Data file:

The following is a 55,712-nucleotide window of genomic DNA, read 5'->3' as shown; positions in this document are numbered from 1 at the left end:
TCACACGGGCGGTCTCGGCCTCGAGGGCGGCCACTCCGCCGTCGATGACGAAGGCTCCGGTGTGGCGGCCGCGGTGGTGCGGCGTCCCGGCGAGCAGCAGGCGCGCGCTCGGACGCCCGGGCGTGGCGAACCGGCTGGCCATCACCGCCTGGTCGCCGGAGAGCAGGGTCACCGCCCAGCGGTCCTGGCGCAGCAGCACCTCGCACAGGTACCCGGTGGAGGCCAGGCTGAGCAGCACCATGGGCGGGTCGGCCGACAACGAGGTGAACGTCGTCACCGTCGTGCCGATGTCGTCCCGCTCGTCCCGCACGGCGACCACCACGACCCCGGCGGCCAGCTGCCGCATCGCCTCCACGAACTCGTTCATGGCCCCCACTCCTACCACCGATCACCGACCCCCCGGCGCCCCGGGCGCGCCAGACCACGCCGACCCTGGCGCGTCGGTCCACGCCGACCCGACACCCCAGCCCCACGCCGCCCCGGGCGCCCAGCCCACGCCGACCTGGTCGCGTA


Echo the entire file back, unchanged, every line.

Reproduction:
The following is a 55,712-nucleotide window of genomic DNA, read 5'->3' as shown; positions in this document are numbered from 1 at the left end:
TCACACGGGCGGTCTCGGCCTCGAGGGCGGCCACTCCGCCGTCGATGACGAAGGCTCCGGTGTGGCGGCCGCGGTGGTGCGGCGTCCCGGCGAGCAGCAGGCGCGCGCTCGGACGCCCGGGCGTGGCGAACCGGCTGGCCATCACCGCCTGGTCGCCGGAGAGCAGGGTCACCGCCCAGCGGTCCTGGCGCAGCAGCACCTCGCACAGGTACCCGGTGGAGGCCAGGCTGAGCAGCACCATGGGCGGGTCGGCCGACAACGAGGTGAACGTCGTCACCGTCGTGCCGATGTCGTCCCGCTCGTCCCGCACGGCGACCACCACGACCCCGGCGGCCAGCTGCCGCATCGCCTCCACGAACTCGTTCATGGCCCCCACTCCTACCACCGATCACCGACCCCCCGGCGCCCCGGGCGCGCCAGACCACGCCGACCCTGGCGCGTCGGTCCACGCCGACCCGACACCCCAGCCCCACGCCGCCCCGGGCGCCCAGCCCACGCCGACCTGGTCGCGTA